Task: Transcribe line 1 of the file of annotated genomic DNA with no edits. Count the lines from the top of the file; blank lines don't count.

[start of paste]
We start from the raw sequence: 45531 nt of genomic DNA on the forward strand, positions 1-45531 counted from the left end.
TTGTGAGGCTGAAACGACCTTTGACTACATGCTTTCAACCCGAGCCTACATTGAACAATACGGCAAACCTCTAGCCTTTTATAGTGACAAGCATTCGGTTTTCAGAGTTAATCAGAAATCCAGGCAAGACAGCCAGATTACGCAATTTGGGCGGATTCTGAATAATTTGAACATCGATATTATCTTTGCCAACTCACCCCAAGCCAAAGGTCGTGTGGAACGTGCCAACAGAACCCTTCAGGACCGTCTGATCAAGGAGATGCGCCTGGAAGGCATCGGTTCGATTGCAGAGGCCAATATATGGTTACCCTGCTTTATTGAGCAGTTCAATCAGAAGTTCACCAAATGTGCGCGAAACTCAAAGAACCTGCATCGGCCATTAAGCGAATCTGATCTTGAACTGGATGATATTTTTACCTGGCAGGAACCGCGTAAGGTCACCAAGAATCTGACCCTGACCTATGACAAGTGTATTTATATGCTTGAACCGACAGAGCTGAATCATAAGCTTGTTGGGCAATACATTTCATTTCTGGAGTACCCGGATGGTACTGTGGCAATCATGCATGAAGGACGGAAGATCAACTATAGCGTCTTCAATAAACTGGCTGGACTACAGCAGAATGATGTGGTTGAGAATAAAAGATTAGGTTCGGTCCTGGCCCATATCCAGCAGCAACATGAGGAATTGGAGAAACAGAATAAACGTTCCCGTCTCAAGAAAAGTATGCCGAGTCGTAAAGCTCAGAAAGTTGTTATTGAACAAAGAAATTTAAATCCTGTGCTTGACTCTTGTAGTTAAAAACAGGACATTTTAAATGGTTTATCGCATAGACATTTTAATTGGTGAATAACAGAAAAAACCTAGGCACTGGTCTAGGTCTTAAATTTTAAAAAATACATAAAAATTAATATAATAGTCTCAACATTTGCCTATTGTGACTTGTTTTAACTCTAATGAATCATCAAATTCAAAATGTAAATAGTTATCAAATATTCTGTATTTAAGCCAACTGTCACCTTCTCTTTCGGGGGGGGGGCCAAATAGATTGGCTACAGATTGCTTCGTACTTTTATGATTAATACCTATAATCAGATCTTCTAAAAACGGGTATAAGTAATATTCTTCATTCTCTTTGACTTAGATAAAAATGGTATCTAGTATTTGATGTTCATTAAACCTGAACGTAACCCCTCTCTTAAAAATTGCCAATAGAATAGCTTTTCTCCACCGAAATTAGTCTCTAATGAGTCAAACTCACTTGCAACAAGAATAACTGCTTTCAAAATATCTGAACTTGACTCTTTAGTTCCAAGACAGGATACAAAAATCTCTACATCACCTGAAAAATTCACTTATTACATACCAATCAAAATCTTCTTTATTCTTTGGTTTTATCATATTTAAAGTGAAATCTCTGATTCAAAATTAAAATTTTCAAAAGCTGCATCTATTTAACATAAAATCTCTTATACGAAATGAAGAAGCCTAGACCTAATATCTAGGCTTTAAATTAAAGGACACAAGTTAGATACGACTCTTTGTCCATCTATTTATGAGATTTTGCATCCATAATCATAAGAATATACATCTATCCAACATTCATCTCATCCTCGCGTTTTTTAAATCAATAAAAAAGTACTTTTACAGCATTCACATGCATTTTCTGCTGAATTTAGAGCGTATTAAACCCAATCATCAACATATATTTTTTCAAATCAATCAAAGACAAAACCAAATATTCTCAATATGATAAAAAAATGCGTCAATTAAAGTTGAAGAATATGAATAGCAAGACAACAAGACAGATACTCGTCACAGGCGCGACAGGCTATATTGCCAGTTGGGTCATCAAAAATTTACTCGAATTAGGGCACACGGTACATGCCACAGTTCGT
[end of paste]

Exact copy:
We start from the raw sequence: 45531 nt of genomic DNA on the forward strand, positions 1-45531 counted from the left end.